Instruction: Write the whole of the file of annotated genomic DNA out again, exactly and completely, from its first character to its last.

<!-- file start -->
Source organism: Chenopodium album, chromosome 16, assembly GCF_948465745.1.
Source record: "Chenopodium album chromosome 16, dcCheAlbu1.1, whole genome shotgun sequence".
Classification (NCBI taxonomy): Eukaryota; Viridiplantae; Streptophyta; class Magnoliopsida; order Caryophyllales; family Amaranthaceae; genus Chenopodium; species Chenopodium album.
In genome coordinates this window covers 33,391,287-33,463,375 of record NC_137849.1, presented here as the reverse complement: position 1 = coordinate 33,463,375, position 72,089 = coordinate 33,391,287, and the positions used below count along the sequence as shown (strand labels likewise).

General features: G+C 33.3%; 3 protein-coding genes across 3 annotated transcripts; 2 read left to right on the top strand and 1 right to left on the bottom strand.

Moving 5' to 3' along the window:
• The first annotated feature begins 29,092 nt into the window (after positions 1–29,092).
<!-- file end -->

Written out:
Source organism: Chenopodium album, chromosome 16, assembly GCF_948465745.1.
Source record: "Chenopodium album chromosome 16, dcCheAlbu1.1, whole genome shotgun sequence".
Classification (NCBI taxonomy): Eukaryota; Viridiplantae; Streptophyta; class Magnoliopsida; order Caryophyllales; family Amaranthaceae; genus Chenopodium; species Chenopodium album.
In genome coordinates this window covers 33,391,287-33,463,375 of record NC_137849.1, presented here as the reverse complement: position 1 = coordinate 33,463,375, position 72,089 = coordinate 33,391,287, and the positions used below count along the sequence as shown (strand labels likewise).

General features: G+C 33.3%; 3 protein-coding genes across 3 annotated transcripts; 2 read left to right on the top strand and 1 right to left on the bottom strand.

Moving 5' to 3' along the window:
• The first annotated feature begins 29,092 nt into the window (after positions 1–29,092).